Unfortunately I do not have a photo of the plaque describing the reasons for placing this rope circle here!
Between the large entrance gate and the main shrine hall is a large circle made of rope.
This ema reads, "May my family be happy and live joyously and brightly. May we all be happy."
Just behind the main plaza is this Shinto shrine dedicated to the local deity.
Near a counter that sells protective amulets (o-mamori), this chart details the various ages at which men and women are thought most susceptible to misfortune in their lives. Some explanations of the reasoning behind the system rely on the pronunciation of the digits of the age: 4 (shi) and 2 (ni) sounds "shini" or death for a forty-two year old male and so deserves special care; 3 (san) 3 (san) can be read as "multiple disasters," so that a woman of thirty-three had better watch out. Other explanations suggest a more natural understanding in Japanese culture of specific periods in life when many men or women might traditionally be under a lot of biological or social stress. For one not well-versed in the traditional system, the chart is a reminder of when it might be a good time to stock up on protective charms from the shrine or, for extra caution, even to commission a shrine priest to perform a purification ritual.
This ema reads, "May Bun-chan's leg [or foot] heal quickly and may he graduate without any difficulty." Imprinted on the ema to the left is a place for the name and address of the petitioner, which is given in full. The petitioner's name is female; presumably this is a mother praying for her son.
This old grave site has a large traditional stone and the space is nicely framed by a Shinto torii. This kind of complex shows how Buddhist and Shinto forms merge easily in Japanese sensibility.
The side gate is not nearly as elaborate as the main gate. A visitor who felt a need to make a sincere petition would likely enter through the larger main gate.
This is just one of hundreds of such massive entrance gates to a temple in the town of Koyasan.
This is the same structure as in cocrejpn0163.
One of many old stone images in the forest.
The actual small shrine where Kobo Daishi's body was placed is behind the large mausoleum. These visitors stand between the mausoleum and the shrine while facing the shrine, which is to the right in this photo. The man in the white jacket is the guide, who tells them about the history of the shrine and instructs them how to pray, which they all subsequently do. In front of the shrine, there are always many fresh flowers donated by the faithful.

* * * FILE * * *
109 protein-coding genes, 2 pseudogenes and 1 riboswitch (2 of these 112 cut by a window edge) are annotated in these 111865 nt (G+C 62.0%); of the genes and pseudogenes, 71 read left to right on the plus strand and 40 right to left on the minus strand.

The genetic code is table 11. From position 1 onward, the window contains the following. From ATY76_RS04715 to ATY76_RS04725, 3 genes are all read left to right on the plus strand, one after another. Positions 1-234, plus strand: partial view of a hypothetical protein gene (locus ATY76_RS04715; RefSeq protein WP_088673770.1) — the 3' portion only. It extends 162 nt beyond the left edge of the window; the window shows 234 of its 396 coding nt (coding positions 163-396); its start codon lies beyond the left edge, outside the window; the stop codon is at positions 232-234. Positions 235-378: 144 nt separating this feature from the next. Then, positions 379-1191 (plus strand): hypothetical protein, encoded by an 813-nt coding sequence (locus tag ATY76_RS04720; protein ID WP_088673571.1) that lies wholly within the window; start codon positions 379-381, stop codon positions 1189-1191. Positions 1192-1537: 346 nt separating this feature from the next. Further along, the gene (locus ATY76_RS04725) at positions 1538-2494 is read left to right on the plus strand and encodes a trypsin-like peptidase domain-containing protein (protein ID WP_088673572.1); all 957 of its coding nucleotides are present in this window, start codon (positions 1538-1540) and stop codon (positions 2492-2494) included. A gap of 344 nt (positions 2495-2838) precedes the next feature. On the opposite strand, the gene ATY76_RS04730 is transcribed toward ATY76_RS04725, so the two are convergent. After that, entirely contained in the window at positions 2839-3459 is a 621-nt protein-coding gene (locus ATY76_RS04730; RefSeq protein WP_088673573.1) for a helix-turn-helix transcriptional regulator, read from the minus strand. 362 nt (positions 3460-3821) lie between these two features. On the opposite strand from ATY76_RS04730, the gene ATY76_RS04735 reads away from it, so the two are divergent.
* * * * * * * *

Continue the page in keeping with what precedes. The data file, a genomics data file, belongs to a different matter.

The explanation of this uncommon structure is not legible. All that I know is that this rope is made of miscanthus reed, which is common for tradtional thatching in Japan, and that a banner at the main gate of the shrine announces that this "miscanthus circle" is part of a festival.
After clapping her hands, ringing the bell and bowing up closer to the hall, in the traditional manner, this young woman backed up several steps and stood with her head bowed for many minutes while facing the shrine.
This Shinto-style shrine stands in the heart of the Garan complex and reflects the importance of the traditions of worship dedicated to the "local" deity of the mountain. It appears that Kukai revered these "kami" deeply and this reverence continues via regular rituals today.
This site appears to be dedicated to a family as well as to a corporation.
This is a corporate site.
Near the end of the path to Okunoin, just prior to crossing the last bridge before going up to Kukai's mausoleum, there is a line of statues with water troughs in front of them. Vistors pour water over the statues as an act of devotion. This ritual action shares something both with the cleansing of the mouth prior to entering a Shinto shrine, where the same sort of ladle and trough is used, as well as the cleansing of ancestral gravestones that is practiced in August during the Obon season.
In front of the Jizo is an offering box in which faithful can place coins to be used to maintain various features of the Okunoin area.
Ranks of red banners flank the CCP insignia over the entry to the National Museum complex on the east side of tiananmen Square.